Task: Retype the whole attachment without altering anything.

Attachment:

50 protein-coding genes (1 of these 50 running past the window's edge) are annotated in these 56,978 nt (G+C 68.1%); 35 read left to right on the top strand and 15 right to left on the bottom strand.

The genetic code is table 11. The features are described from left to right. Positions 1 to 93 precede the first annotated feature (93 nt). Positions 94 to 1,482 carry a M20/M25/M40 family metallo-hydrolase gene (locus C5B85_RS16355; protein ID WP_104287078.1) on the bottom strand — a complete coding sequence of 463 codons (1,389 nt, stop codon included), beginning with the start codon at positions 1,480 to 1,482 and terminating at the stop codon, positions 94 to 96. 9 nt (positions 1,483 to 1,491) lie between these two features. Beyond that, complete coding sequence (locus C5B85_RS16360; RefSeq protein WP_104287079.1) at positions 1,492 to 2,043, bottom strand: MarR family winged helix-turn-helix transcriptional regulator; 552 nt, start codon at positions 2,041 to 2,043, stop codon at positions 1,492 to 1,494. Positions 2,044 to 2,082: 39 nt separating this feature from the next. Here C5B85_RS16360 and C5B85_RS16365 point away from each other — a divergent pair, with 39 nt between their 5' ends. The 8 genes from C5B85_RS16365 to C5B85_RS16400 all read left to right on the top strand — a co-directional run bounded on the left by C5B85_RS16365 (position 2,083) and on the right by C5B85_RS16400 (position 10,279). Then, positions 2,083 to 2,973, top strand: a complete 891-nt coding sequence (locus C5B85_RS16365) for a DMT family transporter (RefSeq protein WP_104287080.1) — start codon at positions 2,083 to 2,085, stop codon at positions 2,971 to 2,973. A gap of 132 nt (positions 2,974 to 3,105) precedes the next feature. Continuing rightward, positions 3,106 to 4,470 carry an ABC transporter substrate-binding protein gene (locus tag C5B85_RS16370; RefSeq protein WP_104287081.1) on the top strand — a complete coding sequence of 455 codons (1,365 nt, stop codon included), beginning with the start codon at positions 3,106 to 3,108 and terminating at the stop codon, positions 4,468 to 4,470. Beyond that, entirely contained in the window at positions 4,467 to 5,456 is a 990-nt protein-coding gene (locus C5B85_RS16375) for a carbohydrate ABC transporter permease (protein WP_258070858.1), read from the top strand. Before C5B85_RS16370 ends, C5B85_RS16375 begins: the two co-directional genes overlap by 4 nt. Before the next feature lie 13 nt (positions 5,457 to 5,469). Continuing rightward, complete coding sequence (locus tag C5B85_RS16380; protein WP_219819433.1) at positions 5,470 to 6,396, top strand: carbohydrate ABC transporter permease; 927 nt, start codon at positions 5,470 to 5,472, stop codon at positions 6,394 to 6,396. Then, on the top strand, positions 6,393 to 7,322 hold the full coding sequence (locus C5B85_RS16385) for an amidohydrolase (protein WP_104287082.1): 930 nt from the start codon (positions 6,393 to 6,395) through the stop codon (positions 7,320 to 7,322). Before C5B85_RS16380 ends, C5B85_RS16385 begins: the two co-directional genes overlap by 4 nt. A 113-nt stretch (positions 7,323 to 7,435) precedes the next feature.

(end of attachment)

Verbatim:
50 protein-coding genes (1 of these 50 running past the window's edge) are annotated in these 56,978 nt (G+C 68.1%); 35 read left to right on the top strand and 15 right to left on the bottom strand.

The genetic code is table 11. The features are described from left to right. Positions 1 to 93 precede the first annotated feature (93 nt). Positions 94 to 1,482 carry a M20/M25/M40 family metallo-hydrolase gene (locus C5B85_RS16355; protein ID WP_104287078.1) on the bottom strand — a complete coding sequence of 463 codons (1,389 nt, stop codon included), beginning with the start codon at positions 1,480 to 1,482 and terminating at the stop codon, positions 94 to 96. 9 nt (positions 1,483 to 1,491) lie between these two features. Beyond that, complete coding sequence (locus C5B85_RS16360; RefSeq protein WP_104287079.1) at positions 1,492 to 2,043, bottom strand: MarR family winged helix-turn-helix transcriptional regulator; 552 nt, start codon at positions 2,041 to 2,043, stop codon at positions 1,492 to 1,494. Positions 2,044 to 2,082: 39 nt separating this feature from the next. Here C5B85_RS16360 and C5B85_RS16365 point away from each other — a divergent pair, with 39 nt between their 5' ends. The 8 genes from C5B85_RS16365 to C5B85_RS16400 all read left to right on the top strand — a co-directional run bounded on the left by C5B85_RS16365 (position 2,083) and on the right by C5B85_RS16400 (position 10,279). Then, positions 2,083 to 2,973, top strand: a complete 891-nt coding sequence (locus C5B85_RS16365) for a DMT family transporter (RefSeq protein WP_104287080.1) — start codon at positions 2,083 to 2,085, stop codon at positions 2,971 to 2,973. A gap of 132 nt (positions 2,974 to 3,105) precedes the next feature. Continuing rightward, positions 3,106 to 4,470 carry an ABC transporter substrate-binding protein gene (locus tag C5B85_RS16370; RefSeq protein WP_104287081.1) on the top strand — a complete coding sequence of 455 codons (1,365 nt, stop codon included), beginning with the start codon at positions 3,106 to 3,108 and terminating at the stop codon, positions 4,468 to 4,470. Beyond that, entirely contained in the window at positions 4,467 to 5,456 is a 990-nt protein-coding gene (locus C5B85_RS16375) for a carbohydrate ABC transporter permease (protein WP_258070858.1), read from the top strand. Before C5B85_RS16370 ends, C5B85_RS16375 begins: the two co-directional genes overlap by 4 nt. Before the next feature lie 13 nt (positions 5,457 to 5,469). Continuing rightward, complete coding sequence (locus tag C5B85_RS16380; protein WP_219819433.1) at positions 5,470 to 6,396, top strand: carbohydrate ABC transporter permease; 927 nt, start codon at positions 5,470 to 5,472, stop codon at positions 6,394 to 6,396. Then, on the top strand, positions 6,393 to 7,322 hold the full coding sequence (locus C5B85_RS16385) for an amidohydrolase (protein WP_104287082.1): 930 nt from the start codon (positions 6,393 to 6,395) through the stop codon (positions 7,320 to 7,322). Before C5B85_RS16380 ends, C5B85_RS16385 begins: the two co-directional genes overlap by 4 nt. A 113-nt stretch (positions 7,323 to 7,435) precedes the next feature.